Sound deserves separate mention since it is such a versatile and complex system. There are four types of sounds used on the layout:

1. Conventional DCC decoder sounds, normally used in a locomotive to produce engine noises, bell, horn, exhaust sounds and all the standard functions.

2. Hardware-generated sounds which are special electronic modules designed specifically to produce a certain sound effect to be played by a speaker which is usually on the layout.

Innovative Train Technologies (ITT) makes a product line of electronically produced sounds and these can be activated by wiring them to a speaker and turning on the power to the module. This includes railroad crossing bells sound which can be wired to a small speaker on the layout near a crossing and is typically used together with an LRT Grade Crossing Pro which produces the flashing lights to accompany the crossing bell sound effect.

Logic Rail Technologies (LRT) makes a product line which includes grade crossing animation (flashing lights, train detection), and many other items.

3. Computer-produced sounds are sounds that are recorded and translated to a .wav format and played using JMRI through the computer's sound system.

On RHJ Rail, this is a whole subsystem which uses the sound card line-out to connect to a custom designed sound distribution board which, in turn, uses a number of DCC-activated relays to connect the sound line to a specific speaker or set of speakers on or under the layout.

4. Telegraph sounds are, at present, of two types.

In the first type, a telegraph message is sent to a real telegraph device, recorded (on a smart phone), copied to a computer, translated and edited to a .wav file and played through System 3 above.

In the second type, a DCC decoder is used with special scripts to translate a written text message to Morse Code and play that message using a standard (non-sound) DCC mobile decoder by rapidly flashing an auxiliary function output of the decoder.

This output would normally be used for something like the headlight or marker lights on a locomotive but for this purpose, it is used to drive a fast-responding relay. This small relay can be used either inside a station on the layout, where the relay is pressed hard against a wall of the station to amplify the clicking sound it makes when turning on or off, or to drive a larger-current device such as a real telegraph sounder.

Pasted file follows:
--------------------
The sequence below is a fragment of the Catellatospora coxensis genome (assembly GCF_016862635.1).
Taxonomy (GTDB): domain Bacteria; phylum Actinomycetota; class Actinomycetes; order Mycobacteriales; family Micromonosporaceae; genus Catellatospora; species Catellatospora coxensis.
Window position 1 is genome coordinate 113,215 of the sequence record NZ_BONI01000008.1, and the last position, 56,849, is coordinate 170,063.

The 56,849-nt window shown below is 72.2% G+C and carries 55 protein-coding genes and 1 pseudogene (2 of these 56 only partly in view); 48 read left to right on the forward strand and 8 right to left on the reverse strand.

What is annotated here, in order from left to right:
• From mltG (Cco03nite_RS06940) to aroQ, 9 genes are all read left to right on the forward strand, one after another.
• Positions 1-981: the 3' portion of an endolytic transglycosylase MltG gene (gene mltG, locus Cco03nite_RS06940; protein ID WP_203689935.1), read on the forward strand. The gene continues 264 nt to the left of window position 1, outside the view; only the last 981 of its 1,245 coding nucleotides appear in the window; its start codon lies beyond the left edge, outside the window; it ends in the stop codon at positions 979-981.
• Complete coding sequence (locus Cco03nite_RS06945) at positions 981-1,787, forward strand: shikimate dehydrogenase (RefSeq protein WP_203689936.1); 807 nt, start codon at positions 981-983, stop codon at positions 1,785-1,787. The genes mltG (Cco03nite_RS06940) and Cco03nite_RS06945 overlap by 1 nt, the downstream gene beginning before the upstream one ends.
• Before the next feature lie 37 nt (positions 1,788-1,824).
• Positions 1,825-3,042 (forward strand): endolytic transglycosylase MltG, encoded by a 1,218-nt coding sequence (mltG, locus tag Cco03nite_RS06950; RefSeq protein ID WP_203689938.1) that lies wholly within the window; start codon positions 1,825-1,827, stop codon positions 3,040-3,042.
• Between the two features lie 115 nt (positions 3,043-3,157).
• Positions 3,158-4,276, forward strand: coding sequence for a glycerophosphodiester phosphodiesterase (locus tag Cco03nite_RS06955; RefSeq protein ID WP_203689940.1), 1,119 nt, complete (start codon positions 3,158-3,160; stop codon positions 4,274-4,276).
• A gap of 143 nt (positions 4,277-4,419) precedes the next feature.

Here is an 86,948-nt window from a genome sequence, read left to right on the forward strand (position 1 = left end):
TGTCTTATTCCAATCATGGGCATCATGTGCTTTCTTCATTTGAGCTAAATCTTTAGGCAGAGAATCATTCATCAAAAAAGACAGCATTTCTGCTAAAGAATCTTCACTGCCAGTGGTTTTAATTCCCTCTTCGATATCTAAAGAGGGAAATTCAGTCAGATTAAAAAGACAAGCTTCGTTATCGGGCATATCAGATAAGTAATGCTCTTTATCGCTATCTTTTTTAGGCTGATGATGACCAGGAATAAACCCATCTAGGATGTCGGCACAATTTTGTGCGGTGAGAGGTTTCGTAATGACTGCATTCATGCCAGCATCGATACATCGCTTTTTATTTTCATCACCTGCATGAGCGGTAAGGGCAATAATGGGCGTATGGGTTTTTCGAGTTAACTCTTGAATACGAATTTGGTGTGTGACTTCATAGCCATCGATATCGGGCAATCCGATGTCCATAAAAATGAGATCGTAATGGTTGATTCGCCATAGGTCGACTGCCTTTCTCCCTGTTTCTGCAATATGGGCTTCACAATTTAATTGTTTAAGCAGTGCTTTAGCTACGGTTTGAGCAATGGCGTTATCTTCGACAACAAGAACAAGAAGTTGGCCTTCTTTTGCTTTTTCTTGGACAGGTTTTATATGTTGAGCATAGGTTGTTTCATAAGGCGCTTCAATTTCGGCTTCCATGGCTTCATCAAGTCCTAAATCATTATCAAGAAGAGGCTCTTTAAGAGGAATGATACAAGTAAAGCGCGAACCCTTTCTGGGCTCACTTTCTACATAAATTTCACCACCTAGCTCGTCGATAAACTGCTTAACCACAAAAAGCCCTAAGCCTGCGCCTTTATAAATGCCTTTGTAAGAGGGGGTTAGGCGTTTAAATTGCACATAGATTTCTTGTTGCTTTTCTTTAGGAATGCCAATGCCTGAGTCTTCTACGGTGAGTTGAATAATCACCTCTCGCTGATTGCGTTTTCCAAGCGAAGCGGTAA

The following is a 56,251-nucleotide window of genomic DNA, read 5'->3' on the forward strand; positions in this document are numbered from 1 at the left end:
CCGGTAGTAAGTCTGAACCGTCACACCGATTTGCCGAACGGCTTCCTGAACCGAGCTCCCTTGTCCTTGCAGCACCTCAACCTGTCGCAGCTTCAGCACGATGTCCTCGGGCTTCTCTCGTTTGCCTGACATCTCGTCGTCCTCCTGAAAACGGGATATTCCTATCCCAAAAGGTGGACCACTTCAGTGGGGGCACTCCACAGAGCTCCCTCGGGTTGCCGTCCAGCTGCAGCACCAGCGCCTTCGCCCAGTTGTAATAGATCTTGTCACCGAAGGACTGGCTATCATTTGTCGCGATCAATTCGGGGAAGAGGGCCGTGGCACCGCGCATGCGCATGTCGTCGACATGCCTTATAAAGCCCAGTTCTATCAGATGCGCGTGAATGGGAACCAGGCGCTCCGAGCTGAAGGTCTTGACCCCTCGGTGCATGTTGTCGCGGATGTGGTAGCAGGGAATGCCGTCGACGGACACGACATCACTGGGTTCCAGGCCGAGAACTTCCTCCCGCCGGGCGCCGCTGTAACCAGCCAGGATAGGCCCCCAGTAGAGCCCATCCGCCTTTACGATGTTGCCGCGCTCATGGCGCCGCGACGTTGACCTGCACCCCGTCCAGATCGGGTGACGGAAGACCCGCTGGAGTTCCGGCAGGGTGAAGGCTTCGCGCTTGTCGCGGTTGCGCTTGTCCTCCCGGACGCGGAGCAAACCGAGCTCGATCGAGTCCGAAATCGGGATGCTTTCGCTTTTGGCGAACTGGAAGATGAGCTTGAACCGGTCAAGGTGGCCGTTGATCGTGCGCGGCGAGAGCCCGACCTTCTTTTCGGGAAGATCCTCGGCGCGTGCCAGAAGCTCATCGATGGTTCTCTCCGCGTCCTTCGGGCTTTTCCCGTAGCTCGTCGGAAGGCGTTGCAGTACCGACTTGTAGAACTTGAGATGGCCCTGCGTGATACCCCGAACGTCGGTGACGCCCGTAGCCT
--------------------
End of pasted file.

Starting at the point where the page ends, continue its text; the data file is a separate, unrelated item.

It turns out that a JMRI script can turn a decoder function on and off much more quickly than can a hand-held throttle, thus a sequence like a Morse Code signal can be created effectively at a speed comparable to the real thing.

One has to wonder, how many DCC model railroads have a working telegraph system, especially one with a real telegraph device as one of its options?

General set-up for Digitrax DCC Sound Layout

Special Effects Controls

To facilitate in the automatic operation of special effects, including sound, several custom-designed gizmos have been developed. Except for the Sound Control Board (SCB), these are based on mobile decoders and relays. Standard effects which operate by just turning something on and off typically use a Decoder Relay Board (DRB) which is described on Technical - Page 5.

Sound Control Board (SCB) - This is a special board that uses input from a computer sound card (line-out) and it can adjust the volume and provide amplification. This was made from an inexpensive (free) pair of computer speakers by removing the controls found on one speaker of the pair and mounting them on a board under the layout convenient to the computer sound output. This board then provides sound output to a sound distribution board, DRB-S, for deploying sound around the layout.

Decoder Relay Board-Sound (DRB-S) - The DRB-S is a special version of the standard DRB. The sound version simply uses both poles of the DPDT relay to provide the capability of stereo sound being distributed around the layout.

continued on Technical - Page 7

More details on any of the above can, of course, be obtained by contacting RHJ Rail.

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